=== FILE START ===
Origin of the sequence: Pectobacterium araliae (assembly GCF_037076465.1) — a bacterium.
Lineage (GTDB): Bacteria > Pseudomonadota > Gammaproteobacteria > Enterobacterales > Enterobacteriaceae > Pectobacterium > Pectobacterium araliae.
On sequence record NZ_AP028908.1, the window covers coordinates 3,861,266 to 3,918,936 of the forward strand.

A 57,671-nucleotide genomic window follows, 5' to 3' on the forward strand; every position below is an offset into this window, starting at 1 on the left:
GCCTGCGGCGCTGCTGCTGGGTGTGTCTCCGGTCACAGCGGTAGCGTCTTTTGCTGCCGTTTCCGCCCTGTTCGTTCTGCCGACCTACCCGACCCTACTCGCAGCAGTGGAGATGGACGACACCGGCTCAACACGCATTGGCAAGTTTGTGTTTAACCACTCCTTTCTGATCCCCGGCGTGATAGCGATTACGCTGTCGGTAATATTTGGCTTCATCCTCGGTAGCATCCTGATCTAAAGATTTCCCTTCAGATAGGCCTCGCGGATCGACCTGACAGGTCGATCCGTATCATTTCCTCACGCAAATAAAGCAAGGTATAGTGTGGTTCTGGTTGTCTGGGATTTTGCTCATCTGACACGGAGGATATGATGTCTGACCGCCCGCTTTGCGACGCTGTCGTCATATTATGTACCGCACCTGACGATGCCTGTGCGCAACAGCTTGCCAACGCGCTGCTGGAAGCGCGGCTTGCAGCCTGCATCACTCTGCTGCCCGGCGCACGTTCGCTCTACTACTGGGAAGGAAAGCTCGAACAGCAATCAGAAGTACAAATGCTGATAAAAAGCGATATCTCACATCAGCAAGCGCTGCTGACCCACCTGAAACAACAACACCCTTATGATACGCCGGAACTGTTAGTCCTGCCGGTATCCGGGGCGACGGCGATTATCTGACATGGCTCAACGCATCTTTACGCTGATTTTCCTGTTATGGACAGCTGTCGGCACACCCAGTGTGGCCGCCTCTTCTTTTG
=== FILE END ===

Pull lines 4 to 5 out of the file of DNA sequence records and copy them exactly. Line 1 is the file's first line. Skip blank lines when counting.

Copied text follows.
A 57,671-nucleotide genomic window follows, 5' to 3' on the forward strand; every position below is an offset into this window, starting at 1 on the left:
GCCTGCGGCGCTGCTGCTGGGTGTGTCTCCGGTCACAGCGGTAGCGTCTTTTGCTGCCGTTTCCGCCCTGTTCGTTCTGCCGACCTACCCGACCCTACTCGCAGCAGTGGAGATGGACGACACCGGCTCAACACGCATTGGCAAGTTTGTGTTTAACCACTCCTTTCTGATCCCCGGCGTGATAGCGATTACGCTGTCGGTAATATTTGGCTTCATCCTCGGTAGCATCCTGATCTAAAGATTTCCCTTCAGATAGGCCTCGCGGATCGACCTGACAGGTCGATCCGTATCATTTCCTCACGCAAATAAAGCAAGGTATAGTGTGGTTCTGGTTGTCTGGGATTTTGCTCATCTGACACGGAGGATATGATGTCTGACCGCCCGCTTTGCGACGCTGTCGTCATATTATGTACCGCACCTGACGATGCCTGTGCGCAACAGCTTGCCAACGCGCTGCTGGAAGCGCGGCTTGCAGCCTGCATCACTCTGCTGCCCGGCGCACGTTCGCTCTACTACTGGGAAGGAAAGCTCGAACAGCAATCAGAAGTACAAATGCTGATAAAAAGCGATATCTCACATCAGCAAGCGCTGCTGACCCACCTGAAACAACAACACCCTTATGATACGCCGGAACTGTTAGTCCTGCCGGTATCCGGGGCGACGGCGATTATCTGACATGGCTCAACGCATCTTTACGCTGATTTTCCTGTTATGGACAGCTGTCGGCACACCCAGTGTGGCCGCCTCTTCTTTTG